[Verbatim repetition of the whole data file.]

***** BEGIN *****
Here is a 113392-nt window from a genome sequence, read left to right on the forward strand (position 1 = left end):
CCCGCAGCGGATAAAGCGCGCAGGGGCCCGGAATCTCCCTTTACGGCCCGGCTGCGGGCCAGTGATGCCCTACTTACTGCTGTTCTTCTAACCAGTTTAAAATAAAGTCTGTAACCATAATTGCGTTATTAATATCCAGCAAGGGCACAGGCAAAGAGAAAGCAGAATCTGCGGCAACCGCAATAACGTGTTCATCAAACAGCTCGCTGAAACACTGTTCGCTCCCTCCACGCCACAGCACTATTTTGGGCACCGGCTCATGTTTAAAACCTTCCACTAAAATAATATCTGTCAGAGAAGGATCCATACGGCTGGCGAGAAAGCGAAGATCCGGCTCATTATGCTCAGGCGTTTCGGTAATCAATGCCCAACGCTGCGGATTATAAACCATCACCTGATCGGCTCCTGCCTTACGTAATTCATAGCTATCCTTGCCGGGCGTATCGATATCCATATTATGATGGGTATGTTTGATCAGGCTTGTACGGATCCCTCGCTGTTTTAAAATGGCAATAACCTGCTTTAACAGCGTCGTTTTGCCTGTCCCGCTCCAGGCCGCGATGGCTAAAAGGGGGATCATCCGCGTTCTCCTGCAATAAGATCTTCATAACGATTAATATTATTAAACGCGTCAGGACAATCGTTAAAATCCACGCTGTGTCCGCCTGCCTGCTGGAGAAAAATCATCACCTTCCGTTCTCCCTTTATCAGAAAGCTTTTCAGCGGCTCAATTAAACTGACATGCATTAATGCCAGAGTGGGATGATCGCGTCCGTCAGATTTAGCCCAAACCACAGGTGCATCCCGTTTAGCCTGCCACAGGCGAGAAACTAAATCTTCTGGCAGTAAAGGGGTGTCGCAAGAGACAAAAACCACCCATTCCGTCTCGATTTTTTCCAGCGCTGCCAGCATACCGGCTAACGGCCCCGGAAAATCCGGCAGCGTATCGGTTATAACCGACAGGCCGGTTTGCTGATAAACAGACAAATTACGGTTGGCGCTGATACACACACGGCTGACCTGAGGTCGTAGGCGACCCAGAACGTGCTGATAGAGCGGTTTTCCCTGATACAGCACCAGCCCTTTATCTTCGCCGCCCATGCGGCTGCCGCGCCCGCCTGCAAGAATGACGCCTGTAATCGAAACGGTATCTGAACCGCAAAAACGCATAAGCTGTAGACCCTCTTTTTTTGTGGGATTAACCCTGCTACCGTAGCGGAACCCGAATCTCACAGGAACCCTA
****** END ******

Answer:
Here is a 113392-nt window from a genome sequence, read left to right on the forward strand (position 1 = left end):
CCCGCAGCGGATAAAGCGCGCAGGGGCCCGGAATCTCCCTTTACGGCCCGGCTGCGGGCCAGTGATGCCCTACTTACTGCTGTTCTTCTAACCAGTTTAAAATAAAGTCTGTAACCATAATTGCGTTATTAATATCCAGCAAGGGCACAGGCAAAGAGAAAGCAGAATCTGCGGCAACCGCAATAACGTGTTCATCAAACAGCTCGCTGAAACACTGTTCGCTCCCTCCACGCCACAGCACTATTTTGGGCACCGGCTCATGTTTAAAACCTTCCACTAAAATAATATCTGTCAGAGAAGGATCCATACGGCTGGCGAGAAAGCGAAGATCCGGCTCATTATGCTCAGGCGTTTCGGTAATCAATGCCCAACGCTGCGGATTATAAACCATCACCTGATCGGCTCCTGCCTTACGTAATTCATAGCTATCCTTGCCGGGCGTATCGATATCCATATTATGATGGGTATGTTTGATCAGGCTTGTACGGATCCCTCGCTGTTTTAAAATGGCAATAACCTGCTTTAACAGCGTCGTTTTGCCTGTCCCGCTCCAGGCCGCGATGGCTAAAAGGGGGATCATCCGCGTTCTCCTGCAATAAGATCTTCATAACGATTAATATTATTAAACGCGTCAGGACAATCGTTAAAATCCACGCTGTGTCCGCCTGCCTGCTGGAGAAAAATCATCACCTTCCGTTCTCCCTTTATCAGAAAGCTTTTCAGCGGCTCAATTAAACTGACATGCATTAATGCCAGAGTGGGATGATCGCGTCCGTCAGATTTAGCCCAAACCACAGGTGCATCCCGTTTAGCCTGCCACAGGCGAGAAACTAAATCTTCTGGCAGTAAAGGGGTGTCGCAAGAGACAAAAACCACCCATTCCGTCTCGATTTTTTCCAGCGCTGCCAGCATACCGGCTAACGGCCCCGGAAAATCCGGCAGCGTATCGGTTATAACCGACAGGCCGGTTTGCTGATAAACAGACAAATTACGGTTGGCGCTGATACACACACGGCTGACCTGAGGTCGTAGGCGACCCAGAACGTGCTGATAGAGCGGTTTTCCCTGATACAGCACCAGCCCTTTATCTTCGCCGCCCATGCGGCTGCCGCGCCCGCCTGCAAGAATGACGCCTGTAATCGAAACGGTATCTGAACCGCAAAAACGCATAAGCTGTAGACCCTCTTTTTTTGTGGGATTAACCCTGCTACCGTAGCGGAACCCGAATCTCACAGGAACCCTA